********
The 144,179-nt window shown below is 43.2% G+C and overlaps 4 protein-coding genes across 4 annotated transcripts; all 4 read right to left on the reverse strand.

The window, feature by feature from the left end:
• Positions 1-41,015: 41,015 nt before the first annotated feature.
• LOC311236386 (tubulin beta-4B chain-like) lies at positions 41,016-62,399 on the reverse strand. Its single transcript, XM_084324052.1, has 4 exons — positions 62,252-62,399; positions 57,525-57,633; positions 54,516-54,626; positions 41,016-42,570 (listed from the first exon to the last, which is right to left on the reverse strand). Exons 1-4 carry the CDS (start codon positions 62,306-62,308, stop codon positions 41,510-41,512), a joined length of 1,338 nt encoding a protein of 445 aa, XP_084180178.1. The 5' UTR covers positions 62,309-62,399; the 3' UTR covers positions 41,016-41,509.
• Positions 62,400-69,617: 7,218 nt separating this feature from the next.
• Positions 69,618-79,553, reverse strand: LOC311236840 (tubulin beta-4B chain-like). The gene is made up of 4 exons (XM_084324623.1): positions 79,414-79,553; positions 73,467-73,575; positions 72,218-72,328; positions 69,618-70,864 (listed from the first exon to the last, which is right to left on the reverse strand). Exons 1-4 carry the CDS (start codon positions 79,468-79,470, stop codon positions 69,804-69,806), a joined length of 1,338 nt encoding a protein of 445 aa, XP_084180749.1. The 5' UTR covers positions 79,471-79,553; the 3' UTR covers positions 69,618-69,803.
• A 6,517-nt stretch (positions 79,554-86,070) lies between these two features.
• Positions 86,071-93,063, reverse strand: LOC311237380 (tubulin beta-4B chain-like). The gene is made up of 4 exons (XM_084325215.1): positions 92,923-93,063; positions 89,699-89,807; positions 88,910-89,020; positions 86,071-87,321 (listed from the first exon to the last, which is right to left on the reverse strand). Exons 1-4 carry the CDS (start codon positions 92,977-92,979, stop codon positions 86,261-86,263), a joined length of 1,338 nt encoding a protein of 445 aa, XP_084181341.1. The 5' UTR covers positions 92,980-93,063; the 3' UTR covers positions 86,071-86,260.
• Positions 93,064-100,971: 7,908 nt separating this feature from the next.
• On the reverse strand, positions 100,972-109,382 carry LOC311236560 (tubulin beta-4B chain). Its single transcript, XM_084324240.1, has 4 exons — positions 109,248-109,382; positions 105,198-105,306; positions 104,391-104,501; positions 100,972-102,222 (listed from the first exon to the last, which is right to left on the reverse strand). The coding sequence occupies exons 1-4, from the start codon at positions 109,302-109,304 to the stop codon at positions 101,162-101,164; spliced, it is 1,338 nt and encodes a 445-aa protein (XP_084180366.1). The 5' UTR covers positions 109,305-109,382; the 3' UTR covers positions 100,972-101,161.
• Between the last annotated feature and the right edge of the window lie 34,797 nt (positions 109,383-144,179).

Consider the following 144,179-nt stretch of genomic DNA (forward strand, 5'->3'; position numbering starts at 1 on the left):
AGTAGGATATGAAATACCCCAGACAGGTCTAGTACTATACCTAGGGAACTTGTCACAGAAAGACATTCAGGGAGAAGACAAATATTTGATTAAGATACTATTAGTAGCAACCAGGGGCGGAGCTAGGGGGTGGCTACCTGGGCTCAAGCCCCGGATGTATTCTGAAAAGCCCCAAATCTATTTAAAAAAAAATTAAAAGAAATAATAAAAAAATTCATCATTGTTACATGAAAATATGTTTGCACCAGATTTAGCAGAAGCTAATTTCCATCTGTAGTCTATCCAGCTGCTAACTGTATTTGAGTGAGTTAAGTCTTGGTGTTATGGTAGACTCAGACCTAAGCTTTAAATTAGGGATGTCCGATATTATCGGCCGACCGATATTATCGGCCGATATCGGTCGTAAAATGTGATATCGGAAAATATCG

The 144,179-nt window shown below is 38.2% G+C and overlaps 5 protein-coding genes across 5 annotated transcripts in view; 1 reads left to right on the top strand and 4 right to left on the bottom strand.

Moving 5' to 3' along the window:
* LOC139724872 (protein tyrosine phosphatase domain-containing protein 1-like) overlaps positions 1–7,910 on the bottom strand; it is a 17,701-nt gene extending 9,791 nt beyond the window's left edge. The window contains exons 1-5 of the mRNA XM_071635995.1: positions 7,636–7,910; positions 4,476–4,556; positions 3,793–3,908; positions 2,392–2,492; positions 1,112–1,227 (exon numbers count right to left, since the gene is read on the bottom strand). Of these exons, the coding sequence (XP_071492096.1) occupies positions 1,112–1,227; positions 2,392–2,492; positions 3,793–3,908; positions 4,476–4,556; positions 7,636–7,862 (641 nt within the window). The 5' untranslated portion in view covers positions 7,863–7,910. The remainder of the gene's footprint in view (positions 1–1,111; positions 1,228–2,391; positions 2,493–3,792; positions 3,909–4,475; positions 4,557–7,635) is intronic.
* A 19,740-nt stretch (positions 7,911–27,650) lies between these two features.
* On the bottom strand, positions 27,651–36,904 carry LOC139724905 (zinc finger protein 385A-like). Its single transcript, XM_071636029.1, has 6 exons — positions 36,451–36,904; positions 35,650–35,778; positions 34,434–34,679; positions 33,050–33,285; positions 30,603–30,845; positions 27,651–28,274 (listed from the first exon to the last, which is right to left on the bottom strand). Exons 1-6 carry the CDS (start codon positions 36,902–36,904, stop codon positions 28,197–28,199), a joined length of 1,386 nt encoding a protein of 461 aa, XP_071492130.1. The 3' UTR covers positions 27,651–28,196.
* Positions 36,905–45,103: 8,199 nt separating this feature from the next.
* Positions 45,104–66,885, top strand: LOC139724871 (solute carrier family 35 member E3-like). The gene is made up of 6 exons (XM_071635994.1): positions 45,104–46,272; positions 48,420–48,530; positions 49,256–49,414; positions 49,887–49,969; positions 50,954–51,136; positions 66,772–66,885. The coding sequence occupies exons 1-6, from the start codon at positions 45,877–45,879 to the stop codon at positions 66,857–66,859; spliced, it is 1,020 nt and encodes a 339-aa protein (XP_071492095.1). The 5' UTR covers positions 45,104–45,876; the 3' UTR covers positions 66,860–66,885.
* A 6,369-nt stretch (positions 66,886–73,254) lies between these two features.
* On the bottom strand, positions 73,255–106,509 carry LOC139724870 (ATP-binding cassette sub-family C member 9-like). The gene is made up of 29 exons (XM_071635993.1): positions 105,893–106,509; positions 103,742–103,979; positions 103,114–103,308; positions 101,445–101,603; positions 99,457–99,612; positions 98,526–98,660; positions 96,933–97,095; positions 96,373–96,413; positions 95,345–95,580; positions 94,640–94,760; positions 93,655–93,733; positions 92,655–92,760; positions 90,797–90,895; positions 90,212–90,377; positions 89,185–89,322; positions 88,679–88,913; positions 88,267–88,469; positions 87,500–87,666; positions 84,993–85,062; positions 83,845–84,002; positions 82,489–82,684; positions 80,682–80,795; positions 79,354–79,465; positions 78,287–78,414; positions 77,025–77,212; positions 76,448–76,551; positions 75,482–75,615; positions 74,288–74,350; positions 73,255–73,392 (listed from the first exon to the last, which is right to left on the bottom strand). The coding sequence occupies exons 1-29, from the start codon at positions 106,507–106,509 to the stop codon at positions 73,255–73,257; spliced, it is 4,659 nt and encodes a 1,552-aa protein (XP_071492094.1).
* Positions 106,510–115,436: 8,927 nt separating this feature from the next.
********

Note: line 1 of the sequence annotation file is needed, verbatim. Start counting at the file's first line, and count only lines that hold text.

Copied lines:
The 144,179-nt window shown below is 43.2% G+C and overlaps 4 protein-coding genes across 4 annotated transcripts; all 4 read right to left on the reverse strand.